A Good Chemical Safety Law Depends on Us

March 3, 2016 | 9:27 am
Celia Wexler
Former contributor

It has been three years since the Senate first considered a bipartisan effort to reform the very flawed Toxic Substances Control Act (TSCA). Last year, both the House and Senate approved bills to improve TSCA. Neither bill was satisfactory. Both bills, as we pointed out in a recent op-ed, had significant flaws.

But we also saw a glimmer of hope. It remains possible for the House and Senate to agree on a final bill that contains the best elements of both bills. If that happens, the American public will benefit from a modestly improved chemical safety law that will help the Environmental Protection Agency do a better job protecting us from toxic chemicals.

Environmental_Protection_Agency_logo.svg (1)TSCA was passed in 1976. Since then only a handful of chemicals have been regulated and roughly 200 evaluated, even though tens of thousands of chemicals are sold in the U.S., and hundreds of new chemicals come on line each year. Chemicals pose a risk to many communities—but the danger is biggest for poor neighborhoods and communities of color. After 40 years of inaction, it is crucial that Congress does something to strengthen TSCA—and crucial that we get it right.

Our UCS members and supporters have been with us on this journey, letting their members of Congress know their concerns about the outdated and flawed current TSCA, and urging them to enact a strong reform bill. We have added our voices to the hundreds of thousands of activists who participate in the Safer Chemicals, Healthy Families Coalition.

Our Center also enriched the debate through its examination of the considerable power of the chemical industry, and how it attempts to influence policy through its political spending and lobbying. We know some major players in chemical industry are pushing against reform, seeking a final law that produces the weakest possible result, and which will also block states from protecting their own citizens from harmful chemicals.

That influence often is measured in just a few words inserted at the last minute. The New York Times reports that a provision inserted in the House version of the bill would make it far more difficult for victims, states and local governments to sue big chemical companies, in particular, Monsanto, for the damage from chemicals that have been banned or tightly regulated by the EPA. This could interfere with pending or future lawsuits over PCBs, polychlorinated biphenyls, which had been banned by the EPA but were made by Monsanto. Other lawsuits concerning hexavalent chromium, asbestos, and PBDE, the flame retardant, also could be affected by this new and concerning language.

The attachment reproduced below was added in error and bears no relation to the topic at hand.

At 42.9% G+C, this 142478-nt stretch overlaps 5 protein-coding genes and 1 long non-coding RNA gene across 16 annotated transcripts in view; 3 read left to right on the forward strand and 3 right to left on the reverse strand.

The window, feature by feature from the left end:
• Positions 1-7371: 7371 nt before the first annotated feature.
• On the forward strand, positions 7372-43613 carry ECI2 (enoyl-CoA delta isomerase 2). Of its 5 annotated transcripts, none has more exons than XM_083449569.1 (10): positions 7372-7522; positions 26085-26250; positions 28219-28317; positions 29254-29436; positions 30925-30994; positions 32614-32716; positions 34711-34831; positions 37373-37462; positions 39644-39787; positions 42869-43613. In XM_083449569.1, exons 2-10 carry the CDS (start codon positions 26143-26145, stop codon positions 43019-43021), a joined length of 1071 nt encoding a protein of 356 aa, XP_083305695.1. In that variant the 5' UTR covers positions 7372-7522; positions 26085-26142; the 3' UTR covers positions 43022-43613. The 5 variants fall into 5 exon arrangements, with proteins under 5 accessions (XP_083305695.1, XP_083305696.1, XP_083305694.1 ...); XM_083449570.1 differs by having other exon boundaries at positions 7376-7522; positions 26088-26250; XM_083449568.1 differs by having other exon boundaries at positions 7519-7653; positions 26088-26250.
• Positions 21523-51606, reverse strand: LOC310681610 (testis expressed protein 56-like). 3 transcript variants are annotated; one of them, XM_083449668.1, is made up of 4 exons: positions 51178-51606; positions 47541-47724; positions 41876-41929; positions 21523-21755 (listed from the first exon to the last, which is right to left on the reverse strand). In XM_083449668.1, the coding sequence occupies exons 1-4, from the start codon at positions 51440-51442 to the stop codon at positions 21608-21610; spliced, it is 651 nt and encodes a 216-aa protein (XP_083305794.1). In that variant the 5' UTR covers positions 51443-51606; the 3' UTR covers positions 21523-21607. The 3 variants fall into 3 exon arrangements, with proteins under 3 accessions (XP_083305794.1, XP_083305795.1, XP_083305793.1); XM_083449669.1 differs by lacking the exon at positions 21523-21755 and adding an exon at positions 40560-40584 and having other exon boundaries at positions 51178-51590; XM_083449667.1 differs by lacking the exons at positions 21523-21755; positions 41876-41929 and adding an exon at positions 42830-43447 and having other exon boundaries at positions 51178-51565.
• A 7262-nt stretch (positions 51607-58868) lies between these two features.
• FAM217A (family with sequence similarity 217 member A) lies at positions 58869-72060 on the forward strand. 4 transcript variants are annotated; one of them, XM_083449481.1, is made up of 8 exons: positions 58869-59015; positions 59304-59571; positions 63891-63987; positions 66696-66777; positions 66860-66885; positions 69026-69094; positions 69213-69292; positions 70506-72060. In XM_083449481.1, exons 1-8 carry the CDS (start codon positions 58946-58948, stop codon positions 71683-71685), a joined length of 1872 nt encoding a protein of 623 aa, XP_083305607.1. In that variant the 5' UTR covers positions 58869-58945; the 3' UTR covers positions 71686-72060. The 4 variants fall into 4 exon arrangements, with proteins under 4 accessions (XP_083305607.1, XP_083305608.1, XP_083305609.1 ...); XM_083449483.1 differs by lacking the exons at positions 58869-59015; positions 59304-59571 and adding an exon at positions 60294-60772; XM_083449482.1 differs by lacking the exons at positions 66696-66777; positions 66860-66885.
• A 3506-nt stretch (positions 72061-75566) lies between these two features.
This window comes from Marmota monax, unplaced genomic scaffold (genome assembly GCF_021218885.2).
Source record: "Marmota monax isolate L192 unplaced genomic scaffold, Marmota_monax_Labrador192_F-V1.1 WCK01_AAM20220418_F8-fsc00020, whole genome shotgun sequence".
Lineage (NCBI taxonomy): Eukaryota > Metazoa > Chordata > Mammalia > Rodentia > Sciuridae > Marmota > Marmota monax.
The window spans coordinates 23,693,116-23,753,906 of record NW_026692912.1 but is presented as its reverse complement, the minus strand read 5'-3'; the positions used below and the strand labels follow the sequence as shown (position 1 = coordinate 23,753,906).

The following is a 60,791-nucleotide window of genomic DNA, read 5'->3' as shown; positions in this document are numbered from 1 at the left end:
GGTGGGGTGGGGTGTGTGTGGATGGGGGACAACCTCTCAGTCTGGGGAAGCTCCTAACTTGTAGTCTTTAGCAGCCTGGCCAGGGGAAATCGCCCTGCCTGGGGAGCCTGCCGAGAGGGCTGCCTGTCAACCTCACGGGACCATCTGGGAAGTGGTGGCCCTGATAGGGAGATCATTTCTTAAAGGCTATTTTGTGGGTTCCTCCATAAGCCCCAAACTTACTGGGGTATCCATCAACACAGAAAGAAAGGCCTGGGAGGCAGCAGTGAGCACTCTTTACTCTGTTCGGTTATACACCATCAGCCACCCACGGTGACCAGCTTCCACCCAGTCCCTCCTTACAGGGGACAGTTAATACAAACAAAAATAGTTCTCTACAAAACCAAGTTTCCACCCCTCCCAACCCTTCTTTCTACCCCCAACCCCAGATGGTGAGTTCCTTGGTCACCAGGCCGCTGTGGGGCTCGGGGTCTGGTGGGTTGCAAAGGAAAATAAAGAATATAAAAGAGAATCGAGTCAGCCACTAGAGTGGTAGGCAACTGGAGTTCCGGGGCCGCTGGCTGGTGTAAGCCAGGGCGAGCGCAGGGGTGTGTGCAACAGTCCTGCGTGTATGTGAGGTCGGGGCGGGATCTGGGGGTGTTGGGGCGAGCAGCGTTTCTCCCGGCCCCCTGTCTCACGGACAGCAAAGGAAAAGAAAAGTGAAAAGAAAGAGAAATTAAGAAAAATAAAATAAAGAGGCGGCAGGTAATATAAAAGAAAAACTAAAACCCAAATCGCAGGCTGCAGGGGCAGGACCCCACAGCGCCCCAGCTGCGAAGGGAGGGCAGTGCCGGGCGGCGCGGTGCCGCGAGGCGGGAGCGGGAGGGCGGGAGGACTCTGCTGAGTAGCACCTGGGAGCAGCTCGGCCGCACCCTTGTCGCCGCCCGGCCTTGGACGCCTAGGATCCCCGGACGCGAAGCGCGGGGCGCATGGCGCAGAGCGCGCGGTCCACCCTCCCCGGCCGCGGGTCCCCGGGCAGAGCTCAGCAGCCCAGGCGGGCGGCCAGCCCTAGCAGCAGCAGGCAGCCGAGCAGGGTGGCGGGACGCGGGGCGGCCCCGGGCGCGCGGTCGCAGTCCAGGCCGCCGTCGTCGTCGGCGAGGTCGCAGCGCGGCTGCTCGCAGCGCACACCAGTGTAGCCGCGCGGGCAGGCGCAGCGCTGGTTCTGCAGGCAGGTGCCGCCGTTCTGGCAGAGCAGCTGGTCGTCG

That is why citizen activism is so crucial. It is our best avenue for ensuring that ultimately, Congress listens to the people and legislates for safety.

The House and Senate must approve a final bill that gives the EPA both the authority and the resources to assess toxic chemicals and to regulate them. It must permit states to regulate these chemicals, until and unless the EPA acts. It must protect the rights of citizens and state and local governments to hold companies accountable for the damage their products caused. A final bill must also ensure that science-informed regulation is not hampered by unnecessary procedural hurdles that will slow down this important work.

For this reason, we continue our engagement on this important issue. More than 20,000 of our members and supporters have signed a petition urging members of the House and Senate who are negotiating a final bill to listen to the public, and not to the chemical industry. We will be delivering our petition to the House and Senate this week.

At a time when partisan gridlock is endemic in Congress, it is good news that Democrats and Republicans have worked together to strengthen our current chemical safety law. But bipartisan agreement only is valuable when it produces, in the end, a law that actually improves our environment and protects public health and safety.